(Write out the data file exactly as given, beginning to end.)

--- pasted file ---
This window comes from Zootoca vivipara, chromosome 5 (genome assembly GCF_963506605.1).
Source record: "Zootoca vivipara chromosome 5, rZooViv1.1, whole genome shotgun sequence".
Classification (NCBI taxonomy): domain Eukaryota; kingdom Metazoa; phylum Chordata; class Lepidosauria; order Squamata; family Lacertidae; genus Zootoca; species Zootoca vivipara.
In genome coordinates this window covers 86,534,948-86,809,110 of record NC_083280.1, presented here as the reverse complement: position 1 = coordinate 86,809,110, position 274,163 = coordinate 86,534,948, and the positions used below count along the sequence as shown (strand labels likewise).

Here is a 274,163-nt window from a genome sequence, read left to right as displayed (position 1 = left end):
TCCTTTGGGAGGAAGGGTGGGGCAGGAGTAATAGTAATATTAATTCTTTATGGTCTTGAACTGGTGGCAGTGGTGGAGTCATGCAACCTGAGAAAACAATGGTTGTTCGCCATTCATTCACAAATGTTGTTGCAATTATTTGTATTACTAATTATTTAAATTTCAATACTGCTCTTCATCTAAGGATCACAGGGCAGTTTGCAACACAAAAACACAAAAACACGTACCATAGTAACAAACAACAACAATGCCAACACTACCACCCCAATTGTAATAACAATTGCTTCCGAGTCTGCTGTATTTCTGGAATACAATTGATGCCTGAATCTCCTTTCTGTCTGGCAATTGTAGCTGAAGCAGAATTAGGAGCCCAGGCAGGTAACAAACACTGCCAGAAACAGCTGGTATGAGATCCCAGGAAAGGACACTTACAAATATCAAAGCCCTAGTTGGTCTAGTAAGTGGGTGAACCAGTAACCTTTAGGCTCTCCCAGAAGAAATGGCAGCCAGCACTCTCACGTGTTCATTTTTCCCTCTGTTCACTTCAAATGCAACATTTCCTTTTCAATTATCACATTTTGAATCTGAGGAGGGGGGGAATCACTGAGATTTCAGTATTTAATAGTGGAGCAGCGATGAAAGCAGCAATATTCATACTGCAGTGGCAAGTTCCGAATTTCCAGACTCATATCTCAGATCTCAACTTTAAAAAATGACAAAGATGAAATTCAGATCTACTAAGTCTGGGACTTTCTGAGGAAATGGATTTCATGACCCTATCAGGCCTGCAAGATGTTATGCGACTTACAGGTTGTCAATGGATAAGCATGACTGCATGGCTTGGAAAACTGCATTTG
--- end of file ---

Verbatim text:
This window comes from Zootoca vivipara, chromosome 5 (genome assembly GCF_963506605.1).
Source record: "Zootoca vivipara chromosome 5, rZooViv1.1, whole genome shotgun sequence".
Classification (NCBI taxonomy): domain Eukaryota; kingdom Metazoa; phylum Chordata; class Lepidosauria; order Squamata; family Lacertidae; genus Zootoca; species Zootoca vivipara.
In genome coordinates this window covers 86,534,948-86,809,110 of record NC_083280.1, presented here as the reverse complement: position 1 = coordinate 86,809,110, position 274,163 = coordinate 86,534,948, and the positions used below count along the sequence as shown (strand labels likewise).

Here is a 274,163-nt window from a genome sequence, read left to right as displayed (position 1 = left end):
TCCTTTGGGAGGAAGGGTGGGGCAGGAGTAATAGTAATATTAATTCTTTATGGTCTTGAACTGGTGGCAGTGGTGGAGTCATGCAACCTGAGAAAACAATGGTTGTTCGCCATTCATTCACAAATGTTGTTGCAATTATTTGTATTACTAATTATTTAAATTTCAATACTGCTCTTCATCTAAGGATCACAGGGCAGTTTGCAACACAAAAACACAAAAACACGTACCATAGTAACAAACAACAACAATGCCAACACTACCACCCCAATTGTAATAACAATTGCTTCCGAGTCTGCTGTATTTCTGGAATACAATTGATGCCTGAATCTCCTTTCTGTCTGGCAATTGTAGCTGAAGCAGAATTAGGAGCCCAGGCAGGTAACAAACACTGCCAGAAACAGCTGGTATGAGATCCCAGGAAAGGACACTTACAAATATCAAAGCCCTAGTTGGTCTAGTAAGTGGGTGAACCAGTAACCTTTAGGCTCTCCCAGAAGAAATGGCAGCCAGCACTCTCACGTGTTCATTTTTCCCTCTGTTCACTTCAAATGCAACATTTCCTTTTCAATTATCACATTTTGAATCTGAGGAGGGGGGGAATCACTGAGATTTCAGTATTTAATAGTGGAGCAGCGATGAAAGCAGCAATATTCATACTGCAGTGGCAAGTTCCGAATTTCCAGACTCATATCTCAGATCTCAACTTTAAAAAATGACAAAGATGAAATTCAGATCTACTAAGTCTGGGACTTTCTGAGGAAATGGATTTCATGACCCTATCAGGCCTGCAAGATGTTATGCGACTTACAGGTTGTCAATGGATAAGCATGACTGCATGGCTTGGAAAACTGCATTTG